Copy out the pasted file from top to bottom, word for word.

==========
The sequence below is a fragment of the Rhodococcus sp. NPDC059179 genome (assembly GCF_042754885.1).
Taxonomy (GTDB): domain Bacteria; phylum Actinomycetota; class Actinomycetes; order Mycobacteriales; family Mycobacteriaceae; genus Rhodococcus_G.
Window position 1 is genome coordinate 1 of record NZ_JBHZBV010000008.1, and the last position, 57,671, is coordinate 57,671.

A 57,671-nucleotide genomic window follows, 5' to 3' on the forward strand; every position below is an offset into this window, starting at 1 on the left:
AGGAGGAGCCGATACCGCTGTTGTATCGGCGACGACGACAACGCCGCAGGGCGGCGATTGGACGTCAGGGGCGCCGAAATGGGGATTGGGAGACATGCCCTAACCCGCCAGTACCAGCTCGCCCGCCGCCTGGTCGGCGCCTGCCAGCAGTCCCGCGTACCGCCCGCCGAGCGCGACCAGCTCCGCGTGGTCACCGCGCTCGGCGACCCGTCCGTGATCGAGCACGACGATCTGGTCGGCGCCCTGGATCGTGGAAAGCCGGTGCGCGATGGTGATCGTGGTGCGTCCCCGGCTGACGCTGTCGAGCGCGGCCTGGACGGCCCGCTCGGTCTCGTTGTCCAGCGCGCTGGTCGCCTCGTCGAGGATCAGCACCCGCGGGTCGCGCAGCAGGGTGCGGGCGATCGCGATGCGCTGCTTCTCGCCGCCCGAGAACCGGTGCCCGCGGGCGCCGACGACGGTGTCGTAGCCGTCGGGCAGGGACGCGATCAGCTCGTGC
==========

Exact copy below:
The sequence below is a fragment of the Rhodococcus sp. NPDC059179 genome (assembly GCF_042754885.1).
Taxonomy (GTDB): domain Bacteria; phylum Actinomycetota; class Actinomycetes; order Mycobacteriales; family Mycobacteriaceae; genus Rhodococcus_G.
Window position 1 is genome coordinate 1 of record NZ_JBHZBV010000008.1, and the last position, 57,671, is coordinate 57,671.

A 57,671-nucleotide genomic window follows, 5' to 3' on the forward strand; every position below is an offset into this window, starting at 1 on the left:
AGGAGGAGCCGATACCGCTGTTGTATCGGCGACGACGACAACGCCGCAGGGCGGCGATTGGACGTCAGGGGCGCCGAAATGGGGATTGGGAGACATGCCCTAACCCGCCAGTACCAGCTCGCCCGCCGCCTGGTCGGCGCCTGCCAGCAGTCCCGCGTACCGCCCGCCGAGCGCGACCAGCTCCGCGTGGTCACCGCGCTCGGCGACCCGTCCGTGATCGAGCACGACGATCTGGTCGGCGCCCTGGATCGTGGAAAGCCGGTGCGCGATGGTGATCGTGGTGCGTCCCCGGCTGACGCTGTCGAGCGCGGCCTGGACGGCCCGCTCGGTCTCGTTGTCCAGCGCGCTGGTCGCCTCGTCGAGGATCAGCACCCGCGGGTCGCGCAGCAGGGTGCGGGCGATCGCGATGCGCTGCTTCTCGCCGCCCGAGAACCGGTGCCCGCGGGCGCCGACGACGGTGTCGTAGCCGTCGGGCAGGGACGCGATCAGCTCGTGC